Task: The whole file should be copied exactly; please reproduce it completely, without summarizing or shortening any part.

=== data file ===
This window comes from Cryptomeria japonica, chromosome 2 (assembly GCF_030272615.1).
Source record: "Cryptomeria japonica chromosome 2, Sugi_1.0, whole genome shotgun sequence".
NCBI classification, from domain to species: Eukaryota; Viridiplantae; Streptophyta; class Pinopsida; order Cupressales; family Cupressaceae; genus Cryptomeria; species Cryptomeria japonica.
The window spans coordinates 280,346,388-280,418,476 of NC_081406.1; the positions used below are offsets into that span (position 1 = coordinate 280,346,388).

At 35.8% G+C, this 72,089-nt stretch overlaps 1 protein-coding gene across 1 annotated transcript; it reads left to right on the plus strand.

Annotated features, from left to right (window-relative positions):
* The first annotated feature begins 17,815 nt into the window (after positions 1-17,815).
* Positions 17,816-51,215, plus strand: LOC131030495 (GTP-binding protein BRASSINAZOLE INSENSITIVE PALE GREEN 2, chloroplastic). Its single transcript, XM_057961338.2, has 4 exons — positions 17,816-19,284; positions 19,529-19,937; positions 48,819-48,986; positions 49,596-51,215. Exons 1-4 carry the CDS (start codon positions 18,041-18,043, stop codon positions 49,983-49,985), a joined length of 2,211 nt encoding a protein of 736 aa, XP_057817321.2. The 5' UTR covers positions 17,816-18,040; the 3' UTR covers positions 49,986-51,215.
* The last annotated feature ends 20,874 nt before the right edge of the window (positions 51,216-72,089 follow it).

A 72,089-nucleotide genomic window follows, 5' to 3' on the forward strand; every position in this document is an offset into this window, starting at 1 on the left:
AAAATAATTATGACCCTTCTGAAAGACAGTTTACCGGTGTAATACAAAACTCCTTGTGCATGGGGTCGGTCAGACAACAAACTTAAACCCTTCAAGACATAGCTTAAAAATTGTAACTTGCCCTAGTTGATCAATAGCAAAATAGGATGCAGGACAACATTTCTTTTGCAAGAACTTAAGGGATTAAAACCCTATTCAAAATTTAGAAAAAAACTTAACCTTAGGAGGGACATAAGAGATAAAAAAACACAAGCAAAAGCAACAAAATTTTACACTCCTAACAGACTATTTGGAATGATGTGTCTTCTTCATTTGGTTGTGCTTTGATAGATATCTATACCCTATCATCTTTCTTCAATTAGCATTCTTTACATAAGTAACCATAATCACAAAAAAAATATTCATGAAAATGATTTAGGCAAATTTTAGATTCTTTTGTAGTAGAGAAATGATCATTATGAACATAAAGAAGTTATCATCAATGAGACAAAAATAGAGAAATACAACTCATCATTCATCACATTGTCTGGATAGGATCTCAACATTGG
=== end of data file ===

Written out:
This window comes from Cryptomeria japonica, chromosome 2 (assembly GCF_030272615.1).
Source record: "Cryptomeria japonica chromosome 2, Sugi_1.0, whole genome shotgun sequence".
NCBI classification, from domain to species: Eukaryota; Viridiplantae; Streptophyta; class Pinopsida; order Cupressales; family Cupressaceae; genus Cryptomeria; species Cryptomeria japonica.
The window spans coordinates 280,346,388-280,418,476 of NC_081406.1; the positions used below are offsets into that span (position 1 = coordinate 280,346,388).

At 35.8% G+C, this 72,089-nt stretch overlaps 1 protein-coding gene across 1 annotated transcript; it reads left to right on the plus strand.

Annotated features, from left to right (window-relative positions):
* The first annotated feature begins 17,815 nt into the window (after positions 1-17,815).
* Positions 17,816-51,215, plus strand: LOC131030495 (GTP-binding protein BRASSINAZOLE INSENSITIVE PALE GREEN 2, chloroplastic). Its single transcript, XM_057961338.2, has 4 exons — positions 17,816-19,284; positions 19,529-19,937; positions 48,819-48,986; positions 49,596-51,215. Exons 1-4 carry the CDS (start codon positions 18,041-18,043, stop codon positions 49,983-49,985), a joined length of 2,211 nt encoding a protein of 736 aa, XP_057817321.2. The 5' UTR covers positions 17,816-18,040; the 3' UTR covers positions 49,986-51,215.
* The last annotated feature ends 20,874 nt before the right edge of the window (positions 51,216-72,089 follow it).

A 72,089-nucleotide genomic window follows, 5' to 3' on the forward strand; every position in this document is an offset into this window, starting at 1 on the left:
AAAATAATTATGACCCTTCTGAAAGACAGTTTACCGGTGTAATACAAAACTCCTTGTGCATGGGGTCGGTCAGACAACAAACTTAAACCCTTCAAGACATAGCTTAAAAATTGTAACTTGCCCTAGTTGATCAATAGCAAAATAGGATGCAGGACAACATTTCTTTTGCAAGAACTTAAGGGATTAAAACCCTATTCAAAATTTAGAAAAAAACTTAACCTTAGGAGGGACATAAGAGATAAAAAAACACAAGCAAAAGCAACAAAATTTTACACTCCTAACAGACTATTTGGAATGATGTGTCTTCTTCATTTGGTTGTGCTTTGATAGATATCTATACCCTATCATCTTTCTTCAATTAGCATTCTTTACATAAGTAACCATAATCACAAAAAAAATATTCATGAAAATGATTTAGGCAAATTTTAGATTCTTTTGTAGTAGAGAAATGATCATTATGAACATAAAGAAGTTATCATCAATGAGACAAAAATAGAGAAATACAACTCATCATTCATCACATTGTCTGGATAGGATCTCAACATTGG